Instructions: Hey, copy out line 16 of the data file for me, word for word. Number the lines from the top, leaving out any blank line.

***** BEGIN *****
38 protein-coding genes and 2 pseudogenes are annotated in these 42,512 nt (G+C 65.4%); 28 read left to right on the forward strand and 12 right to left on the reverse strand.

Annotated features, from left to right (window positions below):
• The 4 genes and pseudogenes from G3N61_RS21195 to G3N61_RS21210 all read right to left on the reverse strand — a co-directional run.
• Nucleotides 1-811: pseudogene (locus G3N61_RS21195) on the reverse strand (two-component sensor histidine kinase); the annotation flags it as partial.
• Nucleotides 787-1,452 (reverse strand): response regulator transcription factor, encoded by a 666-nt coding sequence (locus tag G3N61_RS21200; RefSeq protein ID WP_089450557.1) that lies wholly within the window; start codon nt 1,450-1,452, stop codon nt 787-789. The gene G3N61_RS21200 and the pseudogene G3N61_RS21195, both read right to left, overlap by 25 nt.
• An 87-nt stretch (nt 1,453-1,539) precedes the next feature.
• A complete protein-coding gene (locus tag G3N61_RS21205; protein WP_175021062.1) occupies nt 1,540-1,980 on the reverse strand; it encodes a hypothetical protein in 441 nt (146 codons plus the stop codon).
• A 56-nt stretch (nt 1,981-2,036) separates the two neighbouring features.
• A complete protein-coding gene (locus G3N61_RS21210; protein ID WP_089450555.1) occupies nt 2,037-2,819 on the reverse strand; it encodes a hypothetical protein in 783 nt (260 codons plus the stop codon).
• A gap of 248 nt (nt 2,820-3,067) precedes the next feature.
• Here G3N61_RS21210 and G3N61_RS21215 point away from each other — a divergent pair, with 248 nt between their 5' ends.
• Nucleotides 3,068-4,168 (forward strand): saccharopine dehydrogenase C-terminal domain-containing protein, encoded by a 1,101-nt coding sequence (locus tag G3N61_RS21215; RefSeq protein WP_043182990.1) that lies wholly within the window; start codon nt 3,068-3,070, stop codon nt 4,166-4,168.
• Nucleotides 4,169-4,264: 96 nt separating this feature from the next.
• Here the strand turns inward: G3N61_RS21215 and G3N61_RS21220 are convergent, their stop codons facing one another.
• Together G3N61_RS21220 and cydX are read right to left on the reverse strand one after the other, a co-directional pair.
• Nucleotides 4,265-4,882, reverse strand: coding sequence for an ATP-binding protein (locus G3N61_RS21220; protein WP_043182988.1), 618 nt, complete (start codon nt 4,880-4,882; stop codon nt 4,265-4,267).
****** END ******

• Nucleotides 4,265-4,882, reverse strand: coding sequence for an ATP-binding protein (locus G3N61_RS21220; protein WP_043182988.1), 618 nt, complete (start codon nt 4,880-4,882; stop codon nt 4,265-4,267).